NTFS doesn't require the EFS driver's (Winnt\System32\Drivers\Efs.sys) presence to execute, but encrypted files won't be accessible if the EFS driver isn't present. NTFS has a plug-in interface for the EFS driver, so when the EFS driver initializes, it can attach itself to NTFS. The NTFS driver exports several functions for the EFS driver to use, including one that EFS calls to notify NTFS both of the presence of EFS and of the EFS-related APIs EFS is making available.
The NTFS driver calls only the EFS functions that register when NTFS encounters an encrypted file. A file's attributes record that the file is encrypted in the same way that a file records that it is compressed (discussed earlier in this chapter). NTFS and EFS have specific interfaces for converting a file from nonencrypted to encrypted form, but user-mode components primarily drive the process. Windows 2000 lets you encrypt a file in two ways: by using the cipher command-line utility or by checking the Encrypt Contents To Secure Data box in the Advanced Attibutes dialog box for a file in Windows Explorer. Both Windows Explorer and the cipher command rely on the EncryptFile Win32 API that the Advapi32.dll (Advanced Win32 APIs DLL) exports. Advapi32 loads another DLL, Feclient.dll (File Encryption Client DLL), to obtain APIs that Advapi32 can use to invoke EFS interfaces in Lsasrv via LPCs.
When Lsasrv receives an LPC message from Feclient to encrypt a file, Lsasrv uses the Windows 2000 impersonation facility to impersonate the user that ran the application (either cipher or Windows Explorer) that is encrypting the file. This procedure lets Windows 2000 treat the file operations that Lsasrv performs as if the user who wants to encrypt the file is performing them. Lsasrv usually runs in the System account. (The System account is described in Chapter 8.) In fact, if it doesn't impersonate the user, Lsasrv usually won't have permission to access the file in question.
Lsasrv next creates a log file in the volume's System Volume Information directory into which Lsasrv records the progress of the encryption process. The log file usually has the name efs0.log, but if other files are undergoing encryption, increasing numbers replace the 0 until a unique log file name for the current encryption is created.
CryptoAPI relies on information that a user's registry profile stores, so Lsasrv next uses the LoadUserProfile API function of Userenv.dll (User Environment DLL) to load the profile into the registry of the user it is impersonating. Typically, the user profile is already loaded, because Winlogon loads a user's profile when a user logs on. However, if a user uses the Windows 2000 RunAs command to log on to a different account, when you try to access encrypted files from that account, the account's profile might not load.
Lsasrv then generates an FEK for the file by using the RSA encryption facilities of the Microsoft Base Cryptographic Provider 1.0 CSP.
At this point, Lsasrv has an FEK and can construct EFS information to store with the file, including an encrypted version of the FEK. Lsasrv reads the HKEY_CURRENT_USER\Software\Microsoft\Windows NT\CurrentVersion\EFS\CurrentKeys\CertificateHash value of the user performing the encryption to obtain the user's public key signature. (Note that this key doesn't appear in the registry until a file or folder is encrypted.) Lsasrv uses the signature to access the user's public key and encrypt FEKs.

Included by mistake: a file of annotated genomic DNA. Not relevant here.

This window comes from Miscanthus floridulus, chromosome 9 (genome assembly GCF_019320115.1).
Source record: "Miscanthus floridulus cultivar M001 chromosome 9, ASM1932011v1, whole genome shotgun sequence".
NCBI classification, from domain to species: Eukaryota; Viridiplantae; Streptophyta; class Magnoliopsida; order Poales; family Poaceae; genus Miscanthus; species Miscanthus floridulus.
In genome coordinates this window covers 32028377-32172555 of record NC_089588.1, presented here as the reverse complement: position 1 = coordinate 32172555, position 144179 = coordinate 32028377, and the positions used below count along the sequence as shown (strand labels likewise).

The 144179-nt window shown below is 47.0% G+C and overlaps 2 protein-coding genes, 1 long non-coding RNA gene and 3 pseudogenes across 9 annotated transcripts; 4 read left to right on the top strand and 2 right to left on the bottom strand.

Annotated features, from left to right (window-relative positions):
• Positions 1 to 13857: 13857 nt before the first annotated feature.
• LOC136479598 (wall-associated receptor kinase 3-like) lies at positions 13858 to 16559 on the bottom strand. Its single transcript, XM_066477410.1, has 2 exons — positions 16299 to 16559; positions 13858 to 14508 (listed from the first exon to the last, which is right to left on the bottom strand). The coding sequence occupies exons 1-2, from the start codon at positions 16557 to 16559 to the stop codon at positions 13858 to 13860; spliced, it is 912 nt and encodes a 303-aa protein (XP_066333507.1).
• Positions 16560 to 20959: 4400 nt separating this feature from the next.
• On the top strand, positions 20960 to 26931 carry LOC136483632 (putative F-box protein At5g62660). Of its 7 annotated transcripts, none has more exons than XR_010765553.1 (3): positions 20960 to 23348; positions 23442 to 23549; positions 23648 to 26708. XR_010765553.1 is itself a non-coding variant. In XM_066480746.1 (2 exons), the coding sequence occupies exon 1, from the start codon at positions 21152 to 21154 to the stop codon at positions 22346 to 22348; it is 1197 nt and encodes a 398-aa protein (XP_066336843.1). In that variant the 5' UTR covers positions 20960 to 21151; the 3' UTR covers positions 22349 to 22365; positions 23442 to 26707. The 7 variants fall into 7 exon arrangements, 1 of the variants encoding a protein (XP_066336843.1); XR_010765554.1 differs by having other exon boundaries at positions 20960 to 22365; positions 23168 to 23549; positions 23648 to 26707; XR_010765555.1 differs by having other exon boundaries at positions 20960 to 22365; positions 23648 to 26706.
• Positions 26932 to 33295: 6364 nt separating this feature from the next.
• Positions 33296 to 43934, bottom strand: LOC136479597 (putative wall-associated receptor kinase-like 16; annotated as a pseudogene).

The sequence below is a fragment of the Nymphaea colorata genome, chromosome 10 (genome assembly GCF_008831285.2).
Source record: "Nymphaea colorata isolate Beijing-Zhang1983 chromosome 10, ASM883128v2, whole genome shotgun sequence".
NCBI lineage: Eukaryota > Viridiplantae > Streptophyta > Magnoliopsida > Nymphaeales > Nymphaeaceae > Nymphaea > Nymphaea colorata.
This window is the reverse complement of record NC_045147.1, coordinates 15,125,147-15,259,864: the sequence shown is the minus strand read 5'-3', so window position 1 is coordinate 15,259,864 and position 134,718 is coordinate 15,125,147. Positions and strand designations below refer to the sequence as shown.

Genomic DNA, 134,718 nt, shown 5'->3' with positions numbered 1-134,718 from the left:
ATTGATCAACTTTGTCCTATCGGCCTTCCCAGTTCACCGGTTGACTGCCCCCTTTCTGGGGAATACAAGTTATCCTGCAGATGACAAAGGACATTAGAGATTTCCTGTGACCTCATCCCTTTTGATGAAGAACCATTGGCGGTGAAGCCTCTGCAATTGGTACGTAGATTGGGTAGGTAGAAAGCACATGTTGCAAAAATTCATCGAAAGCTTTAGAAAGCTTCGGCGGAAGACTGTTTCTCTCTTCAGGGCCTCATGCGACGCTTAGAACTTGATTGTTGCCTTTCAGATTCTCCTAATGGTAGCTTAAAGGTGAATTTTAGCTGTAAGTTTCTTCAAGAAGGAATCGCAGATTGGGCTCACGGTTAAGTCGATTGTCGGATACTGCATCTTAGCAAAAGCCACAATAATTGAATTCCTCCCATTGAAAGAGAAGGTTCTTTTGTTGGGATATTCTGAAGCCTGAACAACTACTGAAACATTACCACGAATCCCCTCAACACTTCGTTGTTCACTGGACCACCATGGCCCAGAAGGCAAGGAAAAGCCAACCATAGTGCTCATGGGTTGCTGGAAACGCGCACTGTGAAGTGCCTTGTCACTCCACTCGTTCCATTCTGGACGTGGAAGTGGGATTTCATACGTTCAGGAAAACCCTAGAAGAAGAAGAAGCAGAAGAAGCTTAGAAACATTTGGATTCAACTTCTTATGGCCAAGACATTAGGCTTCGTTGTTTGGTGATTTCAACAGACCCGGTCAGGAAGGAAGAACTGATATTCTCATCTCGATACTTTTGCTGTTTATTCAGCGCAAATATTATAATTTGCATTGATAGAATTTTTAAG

Lsasrv can now construct the information that EFS stores with the file. EFS stores only one block of information in an encrypted file, and that block contains an entry for each user sharing the file. These entries are called key entries, and EFS stores them in the Data Decryption Field (DDF) portion of the file's EFS data. A collection of multiple key entries is called a key ring, because, as mentioned earlier, EFS lets multiple users share encrypted files.
Figure 12-46 shows a file's EFS information format and key entry format. EFS stores enough information in the first part of a key entry to precisely describe a user's public key. This data includes the user's security ID (SID), the container name in which the key is stored, the cryptographic provider name, and the private/public keypair certificate hash. The second part of the key entry contains an encrypted version of the FEK. Lsasrv uses the CryptoAPI to encrypt the FEK with the RSA algorithm and the user's public key.
Figure 12-46 Format of EFS information and key entries
Next, Lsasrv creates another key ring that contains recovery key entries. EFS stores information about recovery key entries in a file's Data Recovery Field (DRF). The format of DRF entries is identical to the format of DDF entries. The DRF's purpose is to let designated accounts, or Recovery Agents, decrypt a user's file when administrative authority must have access to the user's data. For example, suppose a company employee used a CryptoAPI that let him store his private key on a smart card, and then he lost the card. Without Recovery Agents, no one could recover his encrypted data.
Recovery Agents are defined with the Encrypted Data Recovery Agents security policy of the local computer or domain. This policy is available from the Group Policy MMC snap-in, as shown in Figure 12-47. When you use the Recovery Agent Wizard (by right-clicking on Encrypted Data Recovery Agents and selecting Encrypted Recovery Agent from the New option), you can add Recovery Agents and specify which private/public key pairs (designated by their certificates) the Recovery Agents use for EFS recovery. Lsasrv interprets the recovery policy when it initializes and when it receives notification that the recovery policy has changed. EFS creates a DRF key entry for each Recovery Agent by using the cryptographic provider registered for EFS recovery. The default Recovery Agent provider is the RSA encryption facility of Base Cryptographic Provider 1.0—the same provider Lsasrv uses for user keys.